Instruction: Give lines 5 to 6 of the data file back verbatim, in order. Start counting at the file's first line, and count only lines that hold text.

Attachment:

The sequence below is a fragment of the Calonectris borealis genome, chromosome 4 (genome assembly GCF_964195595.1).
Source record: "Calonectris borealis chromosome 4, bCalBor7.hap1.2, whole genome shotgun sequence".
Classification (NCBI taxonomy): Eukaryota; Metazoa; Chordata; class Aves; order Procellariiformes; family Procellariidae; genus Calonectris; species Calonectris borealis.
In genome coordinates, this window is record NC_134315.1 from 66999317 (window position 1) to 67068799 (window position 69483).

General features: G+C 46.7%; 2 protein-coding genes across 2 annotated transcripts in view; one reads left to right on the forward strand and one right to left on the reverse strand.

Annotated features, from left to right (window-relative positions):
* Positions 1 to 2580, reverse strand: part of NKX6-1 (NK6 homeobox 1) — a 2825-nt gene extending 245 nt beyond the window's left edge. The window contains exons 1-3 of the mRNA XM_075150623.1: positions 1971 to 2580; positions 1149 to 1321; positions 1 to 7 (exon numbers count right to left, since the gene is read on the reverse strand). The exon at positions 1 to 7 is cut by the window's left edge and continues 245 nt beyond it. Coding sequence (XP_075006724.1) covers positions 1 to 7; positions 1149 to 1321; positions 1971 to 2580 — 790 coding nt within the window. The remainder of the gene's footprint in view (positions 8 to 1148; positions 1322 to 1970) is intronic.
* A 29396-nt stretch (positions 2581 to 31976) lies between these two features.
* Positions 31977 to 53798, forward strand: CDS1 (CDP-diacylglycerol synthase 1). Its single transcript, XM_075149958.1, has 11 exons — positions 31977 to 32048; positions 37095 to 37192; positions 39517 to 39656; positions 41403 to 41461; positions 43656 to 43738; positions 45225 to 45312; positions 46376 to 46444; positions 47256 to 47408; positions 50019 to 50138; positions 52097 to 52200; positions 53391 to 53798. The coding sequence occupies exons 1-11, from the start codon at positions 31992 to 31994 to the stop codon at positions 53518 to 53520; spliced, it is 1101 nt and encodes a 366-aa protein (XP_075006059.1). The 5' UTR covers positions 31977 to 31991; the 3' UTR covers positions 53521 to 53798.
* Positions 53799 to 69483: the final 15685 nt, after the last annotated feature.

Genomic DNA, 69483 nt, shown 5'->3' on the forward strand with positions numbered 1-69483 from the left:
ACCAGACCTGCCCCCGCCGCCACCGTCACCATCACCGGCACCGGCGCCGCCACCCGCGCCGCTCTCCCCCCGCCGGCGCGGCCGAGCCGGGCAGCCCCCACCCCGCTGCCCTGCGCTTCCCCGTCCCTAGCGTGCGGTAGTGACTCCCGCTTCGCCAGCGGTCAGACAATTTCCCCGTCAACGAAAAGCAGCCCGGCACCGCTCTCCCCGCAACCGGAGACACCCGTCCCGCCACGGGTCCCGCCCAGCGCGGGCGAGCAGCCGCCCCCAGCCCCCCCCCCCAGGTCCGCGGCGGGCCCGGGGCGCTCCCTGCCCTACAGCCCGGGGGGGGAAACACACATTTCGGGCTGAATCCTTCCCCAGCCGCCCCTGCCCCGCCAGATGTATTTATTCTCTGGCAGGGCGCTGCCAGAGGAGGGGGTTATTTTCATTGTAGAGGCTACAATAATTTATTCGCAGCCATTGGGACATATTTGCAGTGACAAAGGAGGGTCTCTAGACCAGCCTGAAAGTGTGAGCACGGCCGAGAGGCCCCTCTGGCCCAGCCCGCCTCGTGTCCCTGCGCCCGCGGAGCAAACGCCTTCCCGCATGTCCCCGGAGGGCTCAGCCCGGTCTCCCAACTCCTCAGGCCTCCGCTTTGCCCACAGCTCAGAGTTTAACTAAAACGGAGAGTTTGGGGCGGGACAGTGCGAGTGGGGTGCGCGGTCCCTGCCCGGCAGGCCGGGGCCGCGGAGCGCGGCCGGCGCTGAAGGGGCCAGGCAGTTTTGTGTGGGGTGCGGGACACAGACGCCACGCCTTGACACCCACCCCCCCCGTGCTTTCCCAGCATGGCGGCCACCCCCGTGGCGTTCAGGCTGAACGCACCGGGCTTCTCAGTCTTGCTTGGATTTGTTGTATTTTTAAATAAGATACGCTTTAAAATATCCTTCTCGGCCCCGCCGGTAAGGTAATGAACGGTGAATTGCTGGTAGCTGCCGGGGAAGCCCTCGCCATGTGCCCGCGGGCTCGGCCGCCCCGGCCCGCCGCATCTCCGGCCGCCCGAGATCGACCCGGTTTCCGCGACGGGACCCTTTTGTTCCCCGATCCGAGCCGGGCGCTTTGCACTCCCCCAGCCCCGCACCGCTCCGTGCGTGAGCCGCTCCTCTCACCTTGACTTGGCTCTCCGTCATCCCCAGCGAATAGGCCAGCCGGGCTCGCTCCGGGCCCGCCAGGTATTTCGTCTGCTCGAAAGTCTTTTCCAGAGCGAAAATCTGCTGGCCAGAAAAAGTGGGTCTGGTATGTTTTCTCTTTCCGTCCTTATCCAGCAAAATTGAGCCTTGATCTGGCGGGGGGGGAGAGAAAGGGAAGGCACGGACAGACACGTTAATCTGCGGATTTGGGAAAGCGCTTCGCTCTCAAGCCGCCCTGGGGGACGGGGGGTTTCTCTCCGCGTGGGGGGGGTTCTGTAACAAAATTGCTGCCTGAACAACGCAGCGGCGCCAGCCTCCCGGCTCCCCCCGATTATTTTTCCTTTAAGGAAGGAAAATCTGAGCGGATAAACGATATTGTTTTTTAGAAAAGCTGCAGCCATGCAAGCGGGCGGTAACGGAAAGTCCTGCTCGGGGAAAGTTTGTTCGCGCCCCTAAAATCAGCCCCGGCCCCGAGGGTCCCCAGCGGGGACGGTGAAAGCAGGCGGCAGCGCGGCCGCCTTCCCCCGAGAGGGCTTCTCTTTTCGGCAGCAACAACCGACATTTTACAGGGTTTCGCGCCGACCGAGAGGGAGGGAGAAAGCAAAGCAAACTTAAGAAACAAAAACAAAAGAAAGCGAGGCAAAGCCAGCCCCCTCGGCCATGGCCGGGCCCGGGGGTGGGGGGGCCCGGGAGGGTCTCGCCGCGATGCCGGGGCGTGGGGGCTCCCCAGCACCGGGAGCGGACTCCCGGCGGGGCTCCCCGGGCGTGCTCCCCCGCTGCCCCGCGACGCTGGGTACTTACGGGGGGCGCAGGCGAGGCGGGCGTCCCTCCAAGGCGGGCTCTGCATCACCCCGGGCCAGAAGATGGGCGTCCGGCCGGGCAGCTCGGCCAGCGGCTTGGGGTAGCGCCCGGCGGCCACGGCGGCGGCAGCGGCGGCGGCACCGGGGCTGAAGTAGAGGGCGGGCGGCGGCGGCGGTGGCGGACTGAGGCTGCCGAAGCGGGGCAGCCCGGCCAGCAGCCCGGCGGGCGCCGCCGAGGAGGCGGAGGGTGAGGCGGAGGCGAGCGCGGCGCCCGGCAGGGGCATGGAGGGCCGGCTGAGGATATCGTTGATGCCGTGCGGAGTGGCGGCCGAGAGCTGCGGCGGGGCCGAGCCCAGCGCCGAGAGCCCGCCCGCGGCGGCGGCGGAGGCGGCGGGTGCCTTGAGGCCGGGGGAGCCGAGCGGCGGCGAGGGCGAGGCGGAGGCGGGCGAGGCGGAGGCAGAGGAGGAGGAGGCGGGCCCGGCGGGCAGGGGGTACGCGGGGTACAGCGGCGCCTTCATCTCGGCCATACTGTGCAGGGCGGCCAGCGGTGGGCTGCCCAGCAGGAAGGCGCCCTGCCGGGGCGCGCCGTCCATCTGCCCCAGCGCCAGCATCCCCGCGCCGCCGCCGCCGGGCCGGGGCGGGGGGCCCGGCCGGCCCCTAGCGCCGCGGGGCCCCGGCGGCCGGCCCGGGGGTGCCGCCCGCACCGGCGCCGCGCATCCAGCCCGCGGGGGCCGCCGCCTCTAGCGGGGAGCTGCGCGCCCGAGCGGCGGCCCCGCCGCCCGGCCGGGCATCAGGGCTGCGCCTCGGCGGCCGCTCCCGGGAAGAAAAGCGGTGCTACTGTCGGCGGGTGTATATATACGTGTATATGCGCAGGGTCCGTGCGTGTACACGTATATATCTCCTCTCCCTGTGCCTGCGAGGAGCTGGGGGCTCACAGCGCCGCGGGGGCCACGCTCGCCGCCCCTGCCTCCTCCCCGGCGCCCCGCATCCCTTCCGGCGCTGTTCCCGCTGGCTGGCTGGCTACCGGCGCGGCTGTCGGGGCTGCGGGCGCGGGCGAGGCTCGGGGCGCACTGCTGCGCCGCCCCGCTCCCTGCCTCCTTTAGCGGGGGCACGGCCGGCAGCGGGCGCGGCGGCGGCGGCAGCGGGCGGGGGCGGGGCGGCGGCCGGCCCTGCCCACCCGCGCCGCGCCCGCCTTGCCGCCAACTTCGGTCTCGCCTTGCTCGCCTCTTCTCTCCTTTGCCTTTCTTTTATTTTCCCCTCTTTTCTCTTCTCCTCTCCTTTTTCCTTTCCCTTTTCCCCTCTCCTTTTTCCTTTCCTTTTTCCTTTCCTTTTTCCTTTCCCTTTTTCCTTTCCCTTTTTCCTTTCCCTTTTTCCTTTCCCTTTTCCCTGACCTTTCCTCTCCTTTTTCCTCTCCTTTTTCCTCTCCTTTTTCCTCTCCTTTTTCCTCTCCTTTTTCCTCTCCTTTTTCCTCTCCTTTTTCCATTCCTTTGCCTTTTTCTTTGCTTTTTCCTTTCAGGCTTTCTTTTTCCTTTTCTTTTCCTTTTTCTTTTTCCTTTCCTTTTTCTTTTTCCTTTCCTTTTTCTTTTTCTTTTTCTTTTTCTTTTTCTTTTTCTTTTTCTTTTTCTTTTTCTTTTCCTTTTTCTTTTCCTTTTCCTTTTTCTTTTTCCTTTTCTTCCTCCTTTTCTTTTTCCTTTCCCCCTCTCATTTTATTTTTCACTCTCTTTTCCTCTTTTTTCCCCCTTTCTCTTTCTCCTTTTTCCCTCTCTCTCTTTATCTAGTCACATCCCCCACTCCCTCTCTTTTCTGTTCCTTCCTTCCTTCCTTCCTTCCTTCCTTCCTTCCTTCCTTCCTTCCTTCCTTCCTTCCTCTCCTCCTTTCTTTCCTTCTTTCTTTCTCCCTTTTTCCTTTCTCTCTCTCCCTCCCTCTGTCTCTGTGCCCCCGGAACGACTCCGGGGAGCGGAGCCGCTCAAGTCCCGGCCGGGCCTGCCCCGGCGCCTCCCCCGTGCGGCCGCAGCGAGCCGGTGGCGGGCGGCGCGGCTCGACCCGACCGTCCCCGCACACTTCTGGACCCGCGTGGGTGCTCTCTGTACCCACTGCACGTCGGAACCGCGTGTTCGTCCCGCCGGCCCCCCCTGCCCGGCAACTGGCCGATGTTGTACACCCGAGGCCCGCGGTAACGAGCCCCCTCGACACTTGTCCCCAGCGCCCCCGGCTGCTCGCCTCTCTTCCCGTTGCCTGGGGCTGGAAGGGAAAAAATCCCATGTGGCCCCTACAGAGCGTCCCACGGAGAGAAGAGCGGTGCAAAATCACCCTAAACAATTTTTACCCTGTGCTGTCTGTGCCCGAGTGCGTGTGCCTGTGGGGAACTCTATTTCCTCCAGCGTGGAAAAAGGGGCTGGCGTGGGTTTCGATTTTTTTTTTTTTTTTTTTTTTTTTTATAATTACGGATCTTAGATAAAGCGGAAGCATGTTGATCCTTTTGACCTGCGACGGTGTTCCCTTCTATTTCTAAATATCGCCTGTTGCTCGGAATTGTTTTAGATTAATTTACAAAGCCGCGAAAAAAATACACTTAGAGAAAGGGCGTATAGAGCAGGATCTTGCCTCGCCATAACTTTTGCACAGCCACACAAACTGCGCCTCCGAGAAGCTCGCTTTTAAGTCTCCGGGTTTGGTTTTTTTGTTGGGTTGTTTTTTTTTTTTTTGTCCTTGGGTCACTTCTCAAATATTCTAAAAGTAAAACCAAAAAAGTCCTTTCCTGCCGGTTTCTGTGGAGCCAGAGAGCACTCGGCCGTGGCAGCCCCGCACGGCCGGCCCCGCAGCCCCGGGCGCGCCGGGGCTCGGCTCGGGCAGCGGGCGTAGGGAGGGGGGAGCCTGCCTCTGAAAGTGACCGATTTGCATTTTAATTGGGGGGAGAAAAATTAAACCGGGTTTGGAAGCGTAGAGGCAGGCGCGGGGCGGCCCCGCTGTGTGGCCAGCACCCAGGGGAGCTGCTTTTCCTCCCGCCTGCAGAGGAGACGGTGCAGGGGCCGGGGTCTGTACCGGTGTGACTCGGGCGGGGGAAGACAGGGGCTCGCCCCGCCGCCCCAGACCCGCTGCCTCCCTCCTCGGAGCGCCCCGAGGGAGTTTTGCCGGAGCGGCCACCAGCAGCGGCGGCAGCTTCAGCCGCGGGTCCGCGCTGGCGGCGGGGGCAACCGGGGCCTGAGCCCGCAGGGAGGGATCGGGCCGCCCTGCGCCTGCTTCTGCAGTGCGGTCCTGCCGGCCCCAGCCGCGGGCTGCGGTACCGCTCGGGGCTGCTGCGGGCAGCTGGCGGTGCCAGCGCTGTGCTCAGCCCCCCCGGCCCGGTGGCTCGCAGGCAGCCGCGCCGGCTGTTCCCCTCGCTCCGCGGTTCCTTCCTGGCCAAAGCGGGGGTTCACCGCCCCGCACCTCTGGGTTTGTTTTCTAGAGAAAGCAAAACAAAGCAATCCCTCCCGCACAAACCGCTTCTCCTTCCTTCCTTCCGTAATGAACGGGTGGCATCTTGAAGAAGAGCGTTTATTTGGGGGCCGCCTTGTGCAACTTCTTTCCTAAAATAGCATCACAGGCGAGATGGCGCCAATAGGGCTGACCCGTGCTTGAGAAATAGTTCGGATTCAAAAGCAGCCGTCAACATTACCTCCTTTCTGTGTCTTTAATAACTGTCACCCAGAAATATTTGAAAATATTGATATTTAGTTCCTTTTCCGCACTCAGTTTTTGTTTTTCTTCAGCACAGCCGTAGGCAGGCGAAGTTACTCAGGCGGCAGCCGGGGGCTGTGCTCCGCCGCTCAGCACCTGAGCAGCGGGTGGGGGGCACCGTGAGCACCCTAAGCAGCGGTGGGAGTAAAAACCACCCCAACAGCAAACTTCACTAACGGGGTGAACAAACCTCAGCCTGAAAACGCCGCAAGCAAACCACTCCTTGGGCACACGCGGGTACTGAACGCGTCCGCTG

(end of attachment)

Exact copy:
General features: G+C 46.7%; 2 protein-coding genes across 2 annotated transcripts in view; one reads left to right on the forward strand and one right to left on the reverse strand.

Annotated features, from left to right (window-relative positions):